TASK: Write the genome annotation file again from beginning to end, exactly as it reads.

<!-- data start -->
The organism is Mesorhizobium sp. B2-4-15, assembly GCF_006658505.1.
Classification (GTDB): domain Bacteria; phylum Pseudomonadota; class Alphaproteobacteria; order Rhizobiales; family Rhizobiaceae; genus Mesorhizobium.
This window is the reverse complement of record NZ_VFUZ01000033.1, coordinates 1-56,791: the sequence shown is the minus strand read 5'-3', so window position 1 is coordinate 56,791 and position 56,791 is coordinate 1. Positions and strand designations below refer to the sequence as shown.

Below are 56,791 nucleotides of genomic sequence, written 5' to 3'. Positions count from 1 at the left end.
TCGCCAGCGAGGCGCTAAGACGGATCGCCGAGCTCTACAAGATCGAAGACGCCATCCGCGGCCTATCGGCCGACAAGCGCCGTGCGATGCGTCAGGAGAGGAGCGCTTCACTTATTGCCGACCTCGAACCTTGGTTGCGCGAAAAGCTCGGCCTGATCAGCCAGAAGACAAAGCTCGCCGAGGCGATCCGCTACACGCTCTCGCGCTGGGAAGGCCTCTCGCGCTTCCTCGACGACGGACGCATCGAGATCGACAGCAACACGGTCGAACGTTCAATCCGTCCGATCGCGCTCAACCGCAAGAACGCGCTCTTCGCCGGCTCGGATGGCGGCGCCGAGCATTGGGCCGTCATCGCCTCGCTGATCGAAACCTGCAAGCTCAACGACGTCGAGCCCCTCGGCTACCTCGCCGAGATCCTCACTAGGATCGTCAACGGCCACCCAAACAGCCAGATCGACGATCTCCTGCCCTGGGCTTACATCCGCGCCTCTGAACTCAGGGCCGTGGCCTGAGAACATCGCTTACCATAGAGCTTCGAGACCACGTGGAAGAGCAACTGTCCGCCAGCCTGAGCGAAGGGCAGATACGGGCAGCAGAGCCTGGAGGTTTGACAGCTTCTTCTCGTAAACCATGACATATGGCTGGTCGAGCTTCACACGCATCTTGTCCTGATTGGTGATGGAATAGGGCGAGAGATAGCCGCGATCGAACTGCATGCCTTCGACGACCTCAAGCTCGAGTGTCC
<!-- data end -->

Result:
The organism is Mesorhizobium sp. B2-4-15, assembly GCF_006658505.1.
Classification (GTDB): domain Bacteria; phylum Pseudomonadota; class Alphaproteobacteria; order Rhizobiales; family Rhizobiaceae; genus Mesorhizobium.
This window is the reverse complement of record NZ_VFUZ01000033.1, coordinates 1-56,791: the sequence shown is the minus strand read 5'-3', so window position 1 is coordinate 56,791 and position 56,791 is coordinate 1. Positions and strand designations below refer to the sequence as shown.

Below are 56,791 nucleotides of genomic sequence, written 5' to 3'. Positions count from 1 at the left end.
TCGCCAGCGAGGCGCTAAGACGGATCGCCGAGCTCTACAAGATCGAAGACGCCATCCGCGGCCTATCGGCCGACAAGCGCCGTGCGATGCGTCAGGAGAGGAGCGCTTCACTTATTGCCGACCTCGAACCTTGGTTGCGCGAAAAGCTCGGCCTGATCAGCCAGAAGACAAAGCTCGCCGAGGCGATCCGCTACACGCTCTCGCGCTGGGAAGGCCTCTCGCGCTTCCTCGACGACGGACGCATCGAGATCGACAGCAACACGGTCGAACGTTCAATCCGTCCGATCGCGCTCAACCGCAAGAACGCGCTCTTCGCCGGCTCGGATGGCGGCGCCGAGCATTGGGCCGTCATCGCCTCGCTGATCGAAACCTGCAAGCTCAACGACGTCGAGCCCCTCGGCTACCTCGCCGAGATCCTCACTAGGATCGTCAACGGCCACCCAAACAGCCAGATCGACGATCTCCTGCCCTGGGCTTACATCCGCGCCTCTGAACTCAGGGCCGTGGCCTGAGAACATCGCTTACCATAGAGCTTCGAGACCACGTGGAAGAGCAACTGTCCGCCAGCCTGAGCGAAGGGCAGATACGGGCAGCAGAGCCTGGAGGTTTGACAGCTTCTTCTCGTAAACCATGACATATGGCTGGTCGAGCTTCACACGCATCTTGTCCTGATTGGTGATGGAATAGGGCGAGAGATAGCCGCGATCGAACTGCATGCCTTCGACGACCTCAAGCTCGAGTGTCC